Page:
Article
Full-text available
Size and metabolism are highly correlated, so that community energy flux might be predicted from size distributions alone. However, the accuracy of predictions based on interspecific energy–size relationships relative to approaches not based on size distributions is unknown. We compare six approaches to predict energy flux in phytoplankton communit...
Article
Genome size is tightly coupled to morphology, ecology, and evolution among species [1, 2, 3, 4, 5], with one of the best-known patterns being the relationship between cell size and genome size [6, 7]. Classic theories, such as the “selfish DNA hypothesis,” posit that accumulating redundant DNA has fitness costs but that larger cells can tolerate la...
Article
Full-text available
Body size often declines with increasing temperature. Although there is ample evidence for this effect to be adaptive, it remains unclear whether size shrinking at warmer temperatures is driven by specific properties of being smaller (e.g. surface to volume ratio) or by traits that are correlated with size (e.g. metabolism, growth). We used 290 gen...
Article
Full-text available
Highly nutritional microalgal species are extensively used in aquaculture as live feedstock. Due to difficulties in maintaining microalgae in axenic conditions, they represent a potential pathogen carrier and disease vector in aquaculture ponds. Photodynamic therapy (PDT) via singlet oxygen (¹O2) production is a promising sterilization technique in...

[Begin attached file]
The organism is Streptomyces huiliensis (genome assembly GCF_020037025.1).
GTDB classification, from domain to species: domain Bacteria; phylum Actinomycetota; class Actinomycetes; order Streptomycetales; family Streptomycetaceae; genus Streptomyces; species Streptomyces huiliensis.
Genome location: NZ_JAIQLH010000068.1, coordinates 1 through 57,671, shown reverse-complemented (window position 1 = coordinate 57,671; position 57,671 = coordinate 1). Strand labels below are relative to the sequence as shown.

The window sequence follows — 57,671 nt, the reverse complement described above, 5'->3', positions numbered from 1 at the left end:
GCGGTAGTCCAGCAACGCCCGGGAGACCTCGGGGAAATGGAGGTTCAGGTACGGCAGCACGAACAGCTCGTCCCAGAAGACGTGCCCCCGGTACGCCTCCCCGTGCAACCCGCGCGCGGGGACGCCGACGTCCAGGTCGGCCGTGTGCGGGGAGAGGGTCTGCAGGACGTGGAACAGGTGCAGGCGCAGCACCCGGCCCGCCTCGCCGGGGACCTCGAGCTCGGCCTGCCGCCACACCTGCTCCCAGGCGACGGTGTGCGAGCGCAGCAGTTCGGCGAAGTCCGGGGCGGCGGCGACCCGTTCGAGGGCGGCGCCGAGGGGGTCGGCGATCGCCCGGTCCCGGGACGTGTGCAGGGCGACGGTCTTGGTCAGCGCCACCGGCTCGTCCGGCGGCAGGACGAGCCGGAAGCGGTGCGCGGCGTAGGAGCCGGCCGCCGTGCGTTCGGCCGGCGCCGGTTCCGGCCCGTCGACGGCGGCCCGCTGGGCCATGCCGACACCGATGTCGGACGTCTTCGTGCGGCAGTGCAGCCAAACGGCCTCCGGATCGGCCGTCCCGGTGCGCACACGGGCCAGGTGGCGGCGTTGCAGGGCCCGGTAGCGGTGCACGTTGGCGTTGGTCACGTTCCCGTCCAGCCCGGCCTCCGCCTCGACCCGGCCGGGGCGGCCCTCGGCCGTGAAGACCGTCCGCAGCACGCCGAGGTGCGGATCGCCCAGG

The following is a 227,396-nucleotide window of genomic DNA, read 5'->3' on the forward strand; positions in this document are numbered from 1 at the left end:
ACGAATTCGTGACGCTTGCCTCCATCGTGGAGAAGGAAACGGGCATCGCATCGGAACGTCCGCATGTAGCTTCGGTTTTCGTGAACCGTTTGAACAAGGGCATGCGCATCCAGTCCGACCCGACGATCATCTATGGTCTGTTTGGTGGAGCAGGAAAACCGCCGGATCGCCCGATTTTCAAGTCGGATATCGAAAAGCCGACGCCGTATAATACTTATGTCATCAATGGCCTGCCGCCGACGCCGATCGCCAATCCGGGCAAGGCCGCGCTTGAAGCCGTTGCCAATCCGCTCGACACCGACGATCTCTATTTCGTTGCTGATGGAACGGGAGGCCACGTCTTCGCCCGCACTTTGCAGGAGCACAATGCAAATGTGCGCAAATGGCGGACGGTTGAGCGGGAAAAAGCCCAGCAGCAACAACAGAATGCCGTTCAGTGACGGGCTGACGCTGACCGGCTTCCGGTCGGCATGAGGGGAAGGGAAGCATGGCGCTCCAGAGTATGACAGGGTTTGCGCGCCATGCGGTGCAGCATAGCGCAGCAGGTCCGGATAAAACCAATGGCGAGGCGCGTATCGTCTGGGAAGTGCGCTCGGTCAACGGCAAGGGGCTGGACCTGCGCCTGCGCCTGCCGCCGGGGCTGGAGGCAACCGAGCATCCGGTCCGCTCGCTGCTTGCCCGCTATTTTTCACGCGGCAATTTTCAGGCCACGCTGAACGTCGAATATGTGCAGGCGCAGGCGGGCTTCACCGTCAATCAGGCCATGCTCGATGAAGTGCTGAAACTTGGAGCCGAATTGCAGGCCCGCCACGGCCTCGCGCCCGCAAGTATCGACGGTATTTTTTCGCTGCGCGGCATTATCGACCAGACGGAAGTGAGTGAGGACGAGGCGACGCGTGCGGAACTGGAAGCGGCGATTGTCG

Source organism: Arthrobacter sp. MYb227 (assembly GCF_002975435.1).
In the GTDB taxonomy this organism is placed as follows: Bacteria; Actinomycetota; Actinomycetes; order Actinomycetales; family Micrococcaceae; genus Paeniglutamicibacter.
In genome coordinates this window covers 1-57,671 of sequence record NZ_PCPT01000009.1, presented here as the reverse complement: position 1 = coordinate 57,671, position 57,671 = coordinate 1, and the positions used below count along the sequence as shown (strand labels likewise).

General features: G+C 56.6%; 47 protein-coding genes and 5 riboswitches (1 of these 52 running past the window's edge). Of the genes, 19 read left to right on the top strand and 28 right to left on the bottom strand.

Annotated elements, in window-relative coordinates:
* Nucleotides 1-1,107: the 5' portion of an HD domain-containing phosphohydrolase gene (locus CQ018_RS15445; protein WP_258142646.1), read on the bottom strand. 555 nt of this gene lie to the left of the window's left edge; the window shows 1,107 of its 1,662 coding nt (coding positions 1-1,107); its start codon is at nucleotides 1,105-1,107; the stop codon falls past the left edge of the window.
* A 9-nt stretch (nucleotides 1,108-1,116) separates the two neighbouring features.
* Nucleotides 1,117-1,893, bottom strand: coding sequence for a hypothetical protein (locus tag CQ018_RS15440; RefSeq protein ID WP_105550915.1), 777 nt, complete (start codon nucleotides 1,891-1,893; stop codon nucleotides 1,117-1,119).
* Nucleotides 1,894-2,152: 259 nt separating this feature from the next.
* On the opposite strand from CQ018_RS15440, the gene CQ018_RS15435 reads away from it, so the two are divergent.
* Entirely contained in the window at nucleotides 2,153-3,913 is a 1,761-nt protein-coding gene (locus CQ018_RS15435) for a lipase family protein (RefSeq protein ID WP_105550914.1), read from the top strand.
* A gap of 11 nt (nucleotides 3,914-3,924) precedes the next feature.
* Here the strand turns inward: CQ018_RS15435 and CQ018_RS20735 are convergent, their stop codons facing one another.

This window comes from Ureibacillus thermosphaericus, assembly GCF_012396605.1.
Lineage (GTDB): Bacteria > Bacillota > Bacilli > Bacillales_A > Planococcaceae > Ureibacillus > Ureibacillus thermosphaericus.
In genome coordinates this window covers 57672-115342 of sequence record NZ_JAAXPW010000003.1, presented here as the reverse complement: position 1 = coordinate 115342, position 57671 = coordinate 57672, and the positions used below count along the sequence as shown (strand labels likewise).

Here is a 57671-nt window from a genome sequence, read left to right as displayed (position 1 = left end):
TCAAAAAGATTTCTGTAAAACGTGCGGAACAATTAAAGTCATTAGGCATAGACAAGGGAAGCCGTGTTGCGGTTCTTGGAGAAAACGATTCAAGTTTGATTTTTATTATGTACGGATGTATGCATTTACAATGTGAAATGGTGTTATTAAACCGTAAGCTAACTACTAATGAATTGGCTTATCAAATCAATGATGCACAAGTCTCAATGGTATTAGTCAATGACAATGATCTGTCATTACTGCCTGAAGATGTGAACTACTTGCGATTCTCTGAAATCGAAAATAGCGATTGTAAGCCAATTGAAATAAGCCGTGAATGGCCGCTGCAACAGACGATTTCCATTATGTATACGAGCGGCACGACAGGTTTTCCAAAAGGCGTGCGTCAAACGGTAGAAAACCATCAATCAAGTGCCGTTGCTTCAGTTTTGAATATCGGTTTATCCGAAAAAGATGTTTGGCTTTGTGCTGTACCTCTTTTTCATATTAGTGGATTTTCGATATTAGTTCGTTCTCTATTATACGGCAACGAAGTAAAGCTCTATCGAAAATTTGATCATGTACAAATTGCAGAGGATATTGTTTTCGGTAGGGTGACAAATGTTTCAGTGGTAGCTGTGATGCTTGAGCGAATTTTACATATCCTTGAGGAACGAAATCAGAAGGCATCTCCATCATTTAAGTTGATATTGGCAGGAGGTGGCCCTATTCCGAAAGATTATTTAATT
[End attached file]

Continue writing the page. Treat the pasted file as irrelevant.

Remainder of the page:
Article
Full-text available
Body size often strongly covaries with demography across species. Metabolism has long been invoked as the driver of these patterns, but tests of causal links between size, metabolism and demography within a species are exceedingly rare. We used 400 generations of artificial selection to evolve a 2427% size difference in the microalga Dunaliella ter...
Article
Full-text available
Artificial structures are proliferating along coastlines worldwide, creating new habitat for heterotrophic filter feeders. The energy demand of this heterotrophic biomass is likely to be substantial, but is largely unquantified. Combining in situ surveys, laboratory assays, and information obtained from geographic information systems, we estimated...
Article
Full-text available
Predicting multiple predator effects (MPEs) on shared prey remains one of the biggest challenges in ecology. Empirical evidence indicates that interactions among predators can alter predation rates and modify any expected linear effects on prey survival. Knowledge on predator density, identity and life-history traits is expected to help predict the...
Article
Full-text available